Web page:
Evaluating a good K% or BB% can be tricky, as there are context elements to keep in mind. First, the era in which the player competed has to be taken into account. Modern baseball features far higher walk and strikeout rates than were seen in generations gone by. Batters who strike out at a high rate are more accepted today, as long as they produce in other ways.

Second, the type of player needs to be considered when looking at these two rate stats. A power hitter will naturally strike out at a high rate, since those big, powerful swings come with a lot of misses. At the same time, a power hitter should walk a lot, as pitchers will be wary of making a mistake right down the middle. There are also pitchers to focus more on generating weak contact than actually recording strikeouts, so this concept works both ways.

To highlight this concept, let’s look at a few lists. One quick note: in baseball statistics, ‘qualifying’ players are those who meet a specific playing time threshold. For pitchers, that is one inning pitched for each game the team plays. For hitters, it is 3.1 plate appearances per game.

The top five qualifying batters from the 2018 in terms of lowest K%.

Player |
K% |

Andrelton Simmons | 7.3% |

Michael Brantley | 9.5% |

Victor Martinez | 9.6% |

Jean Segura | 10.9% |

Jose Peraza | 11.0% |

The top five qualifying batters from the 2018 season in terms of highest BB%.

Player |
BB% |

Mike Trout | 20.1% |

Bryce Harper | 18.7% |

Joey Votto | 17.3% |

Carlos Santana | 16.2% |

Aaron Hicks | 15.5% |

There are some good players on that list, to be sure, but none of them would be classified as a pure power hitter. Michael Brantley hit 17 homers during the 2018 season, which is a nice total, but certainly isn’t among the league leaders.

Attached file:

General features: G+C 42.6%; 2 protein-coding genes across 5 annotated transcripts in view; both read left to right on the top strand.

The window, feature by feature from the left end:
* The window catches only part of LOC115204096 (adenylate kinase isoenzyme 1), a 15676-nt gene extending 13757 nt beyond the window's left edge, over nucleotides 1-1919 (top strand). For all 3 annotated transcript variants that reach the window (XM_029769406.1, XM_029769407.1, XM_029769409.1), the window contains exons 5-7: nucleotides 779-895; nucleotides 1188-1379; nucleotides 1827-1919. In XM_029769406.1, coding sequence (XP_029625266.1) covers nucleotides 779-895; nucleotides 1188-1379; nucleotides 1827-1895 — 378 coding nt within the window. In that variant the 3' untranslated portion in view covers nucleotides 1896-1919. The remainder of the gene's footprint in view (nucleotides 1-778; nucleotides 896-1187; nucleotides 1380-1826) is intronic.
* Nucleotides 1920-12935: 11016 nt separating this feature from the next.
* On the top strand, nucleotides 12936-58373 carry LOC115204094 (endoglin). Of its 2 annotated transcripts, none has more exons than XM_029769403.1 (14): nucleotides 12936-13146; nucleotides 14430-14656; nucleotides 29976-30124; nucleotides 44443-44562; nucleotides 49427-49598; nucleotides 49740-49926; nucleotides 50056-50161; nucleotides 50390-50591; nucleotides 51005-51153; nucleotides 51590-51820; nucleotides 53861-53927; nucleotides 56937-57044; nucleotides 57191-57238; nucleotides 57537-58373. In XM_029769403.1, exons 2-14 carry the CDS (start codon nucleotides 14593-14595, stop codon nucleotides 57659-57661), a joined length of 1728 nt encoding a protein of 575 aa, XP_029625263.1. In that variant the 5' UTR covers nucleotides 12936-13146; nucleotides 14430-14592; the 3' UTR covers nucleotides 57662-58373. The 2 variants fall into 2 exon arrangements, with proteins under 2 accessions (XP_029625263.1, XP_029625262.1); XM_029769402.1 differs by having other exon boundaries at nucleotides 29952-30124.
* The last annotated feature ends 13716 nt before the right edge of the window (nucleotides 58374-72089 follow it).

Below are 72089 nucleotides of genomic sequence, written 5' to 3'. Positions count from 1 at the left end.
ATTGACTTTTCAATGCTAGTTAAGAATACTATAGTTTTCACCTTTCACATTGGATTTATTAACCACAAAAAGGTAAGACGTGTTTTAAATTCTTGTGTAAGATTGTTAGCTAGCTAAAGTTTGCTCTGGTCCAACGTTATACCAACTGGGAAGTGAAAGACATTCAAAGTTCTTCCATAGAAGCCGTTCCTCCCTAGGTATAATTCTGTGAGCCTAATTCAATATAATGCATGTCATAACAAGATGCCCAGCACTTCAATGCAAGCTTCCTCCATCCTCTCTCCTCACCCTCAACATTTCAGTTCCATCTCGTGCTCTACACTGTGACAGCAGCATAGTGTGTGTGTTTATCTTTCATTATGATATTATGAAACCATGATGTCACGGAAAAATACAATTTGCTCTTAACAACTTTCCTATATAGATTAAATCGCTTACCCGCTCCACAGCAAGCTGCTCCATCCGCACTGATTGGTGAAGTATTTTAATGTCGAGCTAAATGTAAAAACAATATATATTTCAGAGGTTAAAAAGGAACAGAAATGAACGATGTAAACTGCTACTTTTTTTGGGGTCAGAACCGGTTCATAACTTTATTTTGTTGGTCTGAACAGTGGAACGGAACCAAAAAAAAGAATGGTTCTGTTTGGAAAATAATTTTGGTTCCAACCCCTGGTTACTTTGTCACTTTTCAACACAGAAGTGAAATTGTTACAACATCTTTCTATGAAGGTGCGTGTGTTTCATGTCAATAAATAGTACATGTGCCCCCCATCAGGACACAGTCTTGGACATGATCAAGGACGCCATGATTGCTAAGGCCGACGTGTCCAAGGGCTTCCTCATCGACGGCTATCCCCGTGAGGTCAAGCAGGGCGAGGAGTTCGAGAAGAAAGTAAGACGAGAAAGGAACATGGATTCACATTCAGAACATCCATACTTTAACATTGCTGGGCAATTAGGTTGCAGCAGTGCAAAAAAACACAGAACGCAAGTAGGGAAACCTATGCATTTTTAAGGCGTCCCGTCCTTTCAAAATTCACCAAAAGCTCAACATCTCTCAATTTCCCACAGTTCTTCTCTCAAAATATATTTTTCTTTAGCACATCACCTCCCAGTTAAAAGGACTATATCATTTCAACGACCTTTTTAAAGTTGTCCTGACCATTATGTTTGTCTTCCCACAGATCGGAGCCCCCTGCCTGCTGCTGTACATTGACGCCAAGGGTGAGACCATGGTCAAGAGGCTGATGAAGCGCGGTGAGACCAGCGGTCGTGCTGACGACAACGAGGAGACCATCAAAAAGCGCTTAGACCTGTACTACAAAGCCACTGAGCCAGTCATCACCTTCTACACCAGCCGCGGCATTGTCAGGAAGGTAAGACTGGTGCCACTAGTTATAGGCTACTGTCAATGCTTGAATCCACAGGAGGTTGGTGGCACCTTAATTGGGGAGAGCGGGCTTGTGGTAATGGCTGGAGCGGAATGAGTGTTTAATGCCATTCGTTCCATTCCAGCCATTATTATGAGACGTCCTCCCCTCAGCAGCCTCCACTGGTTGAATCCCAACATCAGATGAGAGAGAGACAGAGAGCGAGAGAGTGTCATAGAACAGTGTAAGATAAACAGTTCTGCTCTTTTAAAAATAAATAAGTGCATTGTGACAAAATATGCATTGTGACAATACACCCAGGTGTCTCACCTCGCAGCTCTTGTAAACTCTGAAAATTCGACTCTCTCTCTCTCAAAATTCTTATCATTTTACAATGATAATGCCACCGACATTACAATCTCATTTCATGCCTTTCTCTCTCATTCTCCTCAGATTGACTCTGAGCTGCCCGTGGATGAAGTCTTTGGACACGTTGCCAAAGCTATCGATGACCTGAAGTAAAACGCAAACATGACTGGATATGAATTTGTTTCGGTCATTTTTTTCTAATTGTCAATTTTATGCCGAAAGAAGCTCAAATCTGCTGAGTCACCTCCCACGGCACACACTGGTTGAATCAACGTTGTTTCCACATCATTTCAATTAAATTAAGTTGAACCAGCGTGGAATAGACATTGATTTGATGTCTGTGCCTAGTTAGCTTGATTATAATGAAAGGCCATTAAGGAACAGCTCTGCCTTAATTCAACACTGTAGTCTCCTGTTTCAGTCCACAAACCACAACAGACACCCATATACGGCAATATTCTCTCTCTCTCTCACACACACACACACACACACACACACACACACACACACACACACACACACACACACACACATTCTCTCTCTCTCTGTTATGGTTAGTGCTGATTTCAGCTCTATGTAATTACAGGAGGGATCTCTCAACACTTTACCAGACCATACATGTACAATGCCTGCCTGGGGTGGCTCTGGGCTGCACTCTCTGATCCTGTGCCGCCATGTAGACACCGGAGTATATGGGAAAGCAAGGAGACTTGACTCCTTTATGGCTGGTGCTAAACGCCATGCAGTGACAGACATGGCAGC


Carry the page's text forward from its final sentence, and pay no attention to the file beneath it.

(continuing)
Let’s now look at some pitchers who stay in the zone regularly:

The top five qualifying pitchers from 2018 in terms of avoiding walks.

Player |
BB% |

Miles Mikolas | 3.6% |

Corey Kluber | 4.0% |

Mike Leake | 4.3% |

Justin Verlander | 4.4% |

Marco Gonzales | 4.7% |

The top five qualifying pitchers from 2018 in strikeout percentage.

Player |
K% |

Justin Verlander | 34.8% |

Max Scherzer | 34.6% |

Gerrit Cole | 34.5% |

Jacob deGrom | 32.2% |

Blake Snell | 31.6% |

The name that stands out here is Justin Verlander. Known as one of the best strikeout pitchers in baseball, Verlander is also one of the best at avoiding walks. With such a powerful combination working in his favor, it’s no wonder that Verlander is among the best in the game year after year.

# What are the Problems with K% and BB%?

It’s hard to say that there are any problems with these two statistics, as they are simply reflective of what’s happening on the field. There are no complex calculations to call into question, and no degree of human judgement is required (outside of the umpire calling balls and strikes, of course).

If there is one thing to mention regarding these stats it is that the league-wide environment changes over time, so comparing walk and strikeout rates across generations is virtually useless. Yes, modern hitters strike out more than hitters in the past, so does that mean they are worse? Not necessarily. Pitchers throw harder now than ever before, and the game is more focused on big, power swings than making contact. It’s important to only use these stats to compare players to their peers, not to players of past generations.

Along the same lines, it’s best to avoid using K% and BB% alone to make any player value judgements. These are important stats, and they are a component used in many advanced metrics, but K% and BB% alone don’t tell a complete picture.